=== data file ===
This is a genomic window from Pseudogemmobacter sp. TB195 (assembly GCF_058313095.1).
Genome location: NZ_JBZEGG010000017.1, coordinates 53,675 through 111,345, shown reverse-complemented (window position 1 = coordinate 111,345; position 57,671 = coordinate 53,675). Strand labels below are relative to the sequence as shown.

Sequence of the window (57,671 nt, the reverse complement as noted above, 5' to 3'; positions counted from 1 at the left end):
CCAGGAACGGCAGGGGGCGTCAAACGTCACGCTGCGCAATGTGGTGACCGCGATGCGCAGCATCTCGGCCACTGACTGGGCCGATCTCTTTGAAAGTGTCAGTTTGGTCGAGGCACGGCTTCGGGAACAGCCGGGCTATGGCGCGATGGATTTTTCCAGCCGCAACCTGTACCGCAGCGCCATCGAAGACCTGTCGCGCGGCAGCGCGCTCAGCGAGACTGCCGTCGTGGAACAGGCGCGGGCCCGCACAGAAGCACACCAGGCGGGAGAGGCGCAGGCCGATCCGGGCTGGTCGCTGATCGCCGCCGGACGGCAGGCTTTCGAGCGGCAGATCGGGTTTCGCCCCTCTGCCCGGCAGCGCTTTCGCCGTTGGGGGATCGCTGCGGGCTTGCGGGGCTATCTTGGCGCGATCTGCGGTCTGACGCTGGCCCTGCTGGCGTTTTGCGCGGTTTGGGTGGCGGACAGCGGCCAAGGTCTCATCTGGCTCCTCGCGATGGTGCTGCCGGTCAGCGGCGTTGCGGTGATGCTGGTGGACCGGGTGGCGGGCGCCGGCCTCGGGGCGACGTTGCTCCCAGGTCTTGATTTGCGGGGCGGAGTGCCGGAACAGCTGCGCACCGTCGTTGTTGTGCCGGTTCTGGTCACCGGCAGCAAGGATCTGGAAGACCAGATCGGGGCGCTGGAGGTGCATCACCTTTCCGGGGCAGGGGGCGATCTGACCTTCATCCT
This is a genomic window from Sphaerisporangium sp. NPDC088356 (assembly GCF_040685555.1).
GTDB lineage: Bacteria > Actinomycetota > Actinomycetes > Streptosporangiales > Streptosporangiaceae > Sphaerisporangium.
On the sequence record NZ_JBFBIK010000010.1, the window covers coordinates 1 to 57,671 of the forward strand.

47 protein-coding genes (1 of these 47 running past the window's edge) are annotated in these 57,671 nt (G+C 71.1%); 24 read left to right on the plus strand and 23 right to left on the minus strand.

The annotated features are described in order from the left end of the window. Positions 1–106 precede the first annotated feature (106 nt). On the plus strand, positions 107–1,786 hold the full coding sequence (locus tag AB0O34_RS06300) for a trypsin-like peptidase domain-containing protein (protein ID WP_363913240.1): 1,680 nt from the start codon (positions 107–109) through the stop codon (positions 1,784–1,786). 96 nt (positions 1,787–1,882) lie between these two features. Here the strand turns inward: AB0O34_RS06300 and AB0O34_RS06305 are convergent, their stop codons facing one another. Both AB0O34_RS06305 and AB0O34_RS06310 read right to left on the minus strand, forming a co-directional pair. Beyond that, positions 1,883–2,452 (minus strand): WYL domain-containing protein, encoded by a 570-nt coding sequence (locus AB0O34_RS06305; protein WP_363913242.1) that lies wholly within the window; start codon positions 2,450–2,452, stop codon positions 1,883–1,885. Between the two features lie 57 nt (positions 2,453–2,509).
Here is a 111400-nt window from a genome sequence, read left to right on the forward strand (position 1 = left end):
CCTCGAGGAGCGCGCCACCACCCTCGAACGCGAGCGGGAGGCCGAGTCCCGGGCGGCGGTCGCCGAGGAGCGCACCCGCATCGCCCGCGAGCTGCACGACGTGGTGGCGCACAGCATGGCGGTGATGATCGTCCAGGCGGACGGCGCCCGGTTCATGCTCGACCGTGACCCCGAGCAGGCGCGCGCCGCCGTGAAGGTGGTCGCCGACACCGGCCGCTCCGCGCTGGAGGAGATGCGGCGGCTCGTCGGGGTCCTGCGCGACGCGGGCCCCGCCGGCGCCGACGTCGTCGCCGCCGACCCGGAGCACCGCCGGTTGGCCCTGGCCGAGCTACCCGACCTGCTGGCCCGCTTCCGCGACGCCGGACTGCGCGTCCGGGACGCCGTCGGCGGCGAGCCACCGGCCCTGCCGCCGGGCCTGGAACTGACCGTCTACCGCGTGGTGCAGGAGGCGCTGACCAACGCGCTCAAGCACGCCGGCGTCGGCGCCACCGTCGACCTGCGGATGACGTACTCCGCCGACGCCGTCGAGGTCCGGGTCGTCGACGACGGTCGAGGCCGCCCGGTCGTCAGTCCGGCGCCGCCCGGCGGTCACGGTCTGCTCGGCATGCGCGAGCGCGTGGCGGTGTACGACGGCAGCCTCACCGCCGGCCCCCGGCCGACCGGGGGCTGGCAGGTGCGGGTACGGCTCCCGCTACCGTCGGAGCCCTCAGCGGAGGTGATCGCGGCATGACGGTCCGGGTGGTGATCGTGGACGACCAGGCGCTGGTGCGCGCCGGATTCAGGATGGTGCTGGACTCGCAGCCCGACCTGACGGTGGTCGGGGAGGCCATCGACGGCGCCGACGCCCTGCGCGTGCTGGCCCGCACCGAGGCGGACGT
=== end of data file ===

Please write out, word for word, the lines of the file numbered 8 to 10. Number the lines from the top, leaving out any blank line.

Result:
47 protein-coding genes (1 of these 47 running past the window's edge) are annotated in these 57,671 nt (G+C 71.1%); 24 read left to right on the plus strand and 23 right to left on the minus strand.

The annotated features are described in order from the left end of the window. Positions 1–106 precede the first annotated feature (106 nt). On the plus strand, positions 107–1,786 hold the full coding sequence (locus tag AB0O34_RS06300) for a trypsin-like peptidase domain-containing protein (protein ID WP_363913240.1): 1,680 nt from the start codon (positions 107–109) through the stop codon (positions 1,784–1,786). 96 nt (positions 1,787–1,882) lie between these two features. Here the strand turns inward: AB0O34_RS06300 and AB0O34_RS06305 are convergent, their stop codons facing one another. Both AB0O34_RS06305 and AB0O34_RS06310 read right to left on the minus strand, forming a co-directional pair. Beyond that, positions 1,883–2,452 (minus strand): WYL domain-containing protein, encoded by a 570-nt coding sequence (locus AB0O34_RS06305; protein WP_363913242.1) that lies wholly within the window; start codon positions 2,450–2,452, stop codon positions 1,883–1,885. Between the two features lie 57 nt (positions 2,453–2,509).
Here is a 111400-nt window from a genome sequence, read left to right on the forward strand (position 1 = left end):